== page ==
In a recent survey by Texas’ Rice University and the International Crisis Group in Washington, 53.3 per cent of Israelis polled said they would support the proposal, while 43.9 per cent said they would oppose it.

On the Palestinian side, 55.6 per cent expressed support and 38.5 per cent were opposed to the accord.

But the initiative has met with stiff opposition from the Israeli government, with the Israeli prime minister, Ariel Sharon, insisting that the United States-backed “road map” is the only route to peace in the Middle East.

Road map

Both the Swiss government and the negotiating teams insist that their plan is not a substitute for the road map.

“The road map is the only official game in town and as such, it’s something we’re committed to and in no way trying to undermine,” said Al Omari.

He added that the Palestinian leader, Yasser Arafat, had expressed support for the Geneva Accord but had not officially endorsed it.

“We do not expect him to endorse the agreement when there is no partner on the Israeli side,” said Al Omari.

“If we reach a point that the Israeli government is willing to endorse and support this kind of initiative, then we can expect Arafat and the PLO [Palestinian Liberation Organisation] to express a position on the content.”

Meanwhile, the US Secretary of State, Colin Powell, has encouraged the initiative, calling it both “important” and “potentially useful”.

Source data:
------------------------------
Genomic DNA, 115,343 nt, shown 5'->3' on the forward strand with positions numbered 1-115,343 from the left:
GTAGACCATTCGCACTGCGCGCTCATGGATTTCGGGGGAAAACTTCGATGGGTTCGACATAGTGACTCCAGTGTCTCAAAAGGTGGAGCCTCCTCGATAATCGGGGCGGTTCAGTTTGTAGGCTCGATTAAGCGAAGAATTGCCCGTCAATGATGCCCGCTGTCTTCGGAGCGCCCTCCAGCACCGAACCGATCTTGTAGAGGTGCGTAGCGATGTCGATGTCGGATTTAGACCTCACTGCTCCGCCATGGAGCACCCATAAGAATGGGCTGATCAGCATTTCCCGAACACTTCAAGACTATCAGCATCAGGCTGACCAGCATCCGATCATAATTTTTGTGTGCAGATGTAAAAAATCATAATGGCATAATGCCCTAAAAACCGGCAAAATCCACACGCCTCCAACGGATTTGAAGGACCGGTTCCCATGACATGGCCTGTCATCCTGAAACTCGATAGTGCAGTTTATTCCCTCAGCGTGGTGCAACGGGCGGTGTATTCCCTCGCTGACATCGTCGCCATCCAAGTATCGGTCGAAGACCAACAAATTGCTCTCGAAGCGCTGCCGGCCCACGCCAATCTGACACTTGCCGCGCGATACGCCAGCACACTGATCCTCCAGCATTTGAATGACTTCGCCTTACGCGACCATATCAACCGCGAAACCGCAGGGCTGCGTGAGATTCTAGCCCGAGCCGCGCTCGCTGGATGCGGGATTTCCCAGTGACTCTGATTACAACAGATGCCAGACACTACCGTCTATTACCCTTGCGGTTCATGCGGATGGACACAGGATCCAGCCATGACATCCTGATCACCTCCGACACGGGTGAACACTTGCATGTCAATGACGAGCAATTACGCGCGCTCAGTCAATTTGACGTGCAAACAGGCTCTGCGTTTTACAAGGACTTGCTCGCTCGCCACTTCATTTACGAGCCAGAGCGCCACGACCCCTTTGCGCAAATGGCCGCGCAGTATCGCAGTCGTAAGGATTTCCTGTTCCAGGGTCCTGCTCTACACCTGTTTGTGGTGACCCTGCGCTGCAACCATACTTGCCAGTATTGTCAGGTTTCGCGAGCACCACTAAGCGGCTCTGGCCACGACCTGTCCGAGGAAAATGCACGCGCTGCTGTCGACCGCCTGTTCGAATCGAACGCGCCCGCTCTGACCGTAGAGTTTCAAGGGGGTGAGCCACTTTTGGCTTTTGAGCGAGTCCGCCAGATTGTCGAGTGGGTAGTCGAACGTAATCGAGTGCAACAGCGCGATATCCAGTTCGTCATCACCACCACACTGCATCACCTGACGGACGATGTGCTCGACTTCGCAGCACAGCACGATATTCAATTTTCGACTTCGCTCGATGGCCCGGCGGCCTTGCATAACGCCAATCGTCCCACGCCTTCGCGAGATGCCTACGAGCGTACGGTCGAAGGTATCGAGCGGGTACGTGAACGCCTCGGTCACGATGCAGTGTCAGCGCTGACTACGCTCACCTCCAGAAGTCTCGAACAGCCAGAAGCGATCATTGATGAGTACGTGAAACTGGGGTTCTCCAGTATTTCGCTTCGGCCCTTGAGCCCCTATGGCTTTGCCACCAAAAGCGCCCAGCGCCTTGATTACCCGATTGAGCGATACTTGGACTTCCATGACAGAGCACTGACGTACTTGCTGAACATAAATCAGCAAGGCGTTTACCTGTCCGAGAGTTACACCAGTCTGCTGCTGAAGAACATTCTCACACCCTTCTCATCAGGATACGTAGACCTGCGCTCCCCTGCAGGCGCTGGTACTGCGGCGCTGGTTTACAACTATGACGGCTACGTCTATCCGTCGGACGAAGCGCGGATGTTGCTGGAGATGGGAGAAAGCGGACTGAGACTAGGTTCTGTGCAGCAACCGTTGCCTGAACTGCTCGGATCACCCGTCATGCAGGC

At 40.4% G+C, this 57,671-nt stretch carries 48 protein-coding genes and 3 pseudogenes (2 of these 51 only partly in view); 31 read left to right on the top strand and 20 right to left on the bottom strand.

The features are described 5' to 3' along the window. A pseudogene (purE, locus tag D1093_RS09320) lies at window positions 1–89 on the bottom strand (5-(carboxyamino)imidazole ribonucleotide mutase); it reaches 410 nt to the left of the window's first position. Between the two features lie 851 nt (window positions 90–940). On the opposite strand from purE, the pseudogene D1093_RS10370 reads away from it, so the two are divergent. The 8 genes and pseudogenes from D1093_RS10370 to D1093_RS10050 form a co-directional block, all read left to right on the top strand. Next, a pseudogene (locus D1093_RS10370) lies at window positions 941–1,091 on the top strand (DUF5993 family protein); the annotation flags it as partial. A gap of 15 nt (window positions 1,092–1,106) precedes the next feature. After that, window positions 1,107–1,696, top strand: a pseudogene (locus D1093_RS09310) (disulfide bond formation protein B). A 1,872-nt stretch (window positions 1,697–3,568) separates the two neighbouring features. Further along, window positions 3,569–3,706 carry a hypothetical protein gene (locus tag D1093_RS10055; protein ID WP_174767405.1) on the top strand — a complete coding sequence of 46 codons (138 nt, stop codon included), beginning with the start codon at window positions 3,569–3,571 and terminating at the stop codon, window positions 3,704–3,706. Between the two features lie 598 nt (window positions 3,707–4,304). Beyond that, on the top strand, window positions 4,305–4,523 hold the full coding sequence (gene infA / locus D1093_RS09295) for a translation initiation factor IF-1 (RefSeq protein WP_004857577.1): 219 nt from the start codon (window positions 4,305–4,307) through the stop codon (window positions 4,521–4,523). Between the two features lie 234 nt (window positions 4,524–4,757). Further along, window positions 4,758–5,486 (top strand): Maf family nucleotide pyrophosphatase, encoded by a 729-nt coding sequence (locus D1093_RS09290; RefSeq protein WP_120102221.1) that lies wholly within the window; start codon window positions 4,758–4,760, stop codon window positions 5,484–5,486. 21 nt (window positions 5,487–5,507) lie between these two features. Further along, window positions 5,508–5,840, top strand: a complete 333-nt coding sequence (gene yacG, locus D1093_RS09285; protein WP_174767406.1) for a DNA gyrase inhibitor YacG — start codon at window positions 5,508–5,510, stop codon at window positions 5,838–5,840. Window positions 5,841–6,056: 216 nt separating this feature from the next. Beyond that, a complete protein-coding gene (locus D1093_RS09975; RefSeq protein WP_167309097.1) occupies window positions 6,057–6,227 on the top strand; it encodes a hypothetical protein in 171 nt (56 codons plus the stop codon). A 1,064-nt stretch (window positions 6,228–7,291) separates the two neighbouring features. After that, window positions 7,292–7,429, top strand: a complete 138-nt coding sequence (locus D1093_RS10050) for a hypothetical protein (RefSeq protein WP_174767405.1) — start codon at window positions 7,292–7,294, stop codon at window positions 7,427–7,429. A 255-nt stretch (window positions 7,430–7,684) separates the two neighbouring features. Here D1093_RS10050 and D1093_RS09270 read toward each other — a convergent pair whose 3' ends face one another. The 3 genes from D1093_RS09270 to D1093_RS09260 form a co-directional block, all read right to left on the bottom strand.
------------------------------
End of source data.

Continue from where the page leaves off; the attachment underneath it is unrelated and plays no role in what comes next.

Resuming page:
According to Levy and Al Omari, a mixed Palestinian and Israeli delegation is expected to travel to Washington this week, although a meeting with Powell has not yet been confirmed.

Swiss role

At a press conference in Geneva last week, representatives from both sides thanked the Swiss for their role in facilitating the process and for making it possible for “Israelis and Palestinians to come together”.

But representatives of the Swiss foreign ministry stressed that Switzerland’s role in the process was strictly as a facilitator and that the country had not influenced the content of the agreement.

“What we have done is simply within a recognised pattern of supporting civil society projects,” Paul Fivat, a ministry spokesman told swissinfo.

“The project that is on the table is for everyone to discuss, and it is fair and legitimate that we should lend a hand to this kind of endeavour.”

He added that the Center for Humanitarian Dialogue – a neutral, peace-mediating organisation based in Geneva – had been enlisted to help fund and promote the initiative.

swissinfo, Anna Nelson in Geneva

In brief

An unofficial, Swiss-backed peace plan for the Middle East is being launched in Geneva on Monday, during a ceremony involving around 400 Israelis, Palestinians and international personalities.

The initiative, known as the Geneva Accord, was brokered during two years of secret talks and covers many divisive issues between Palestinians and Israelis.

The agreement outlines a plan for the division of Jerusalem and the creation of a Palestinian state, and covers the issues of Palestinian refugees and Jewish settlements.

Promoters of the deal, which has been criticised by the Israeli government, said an international campaign was underway to win support for the accord.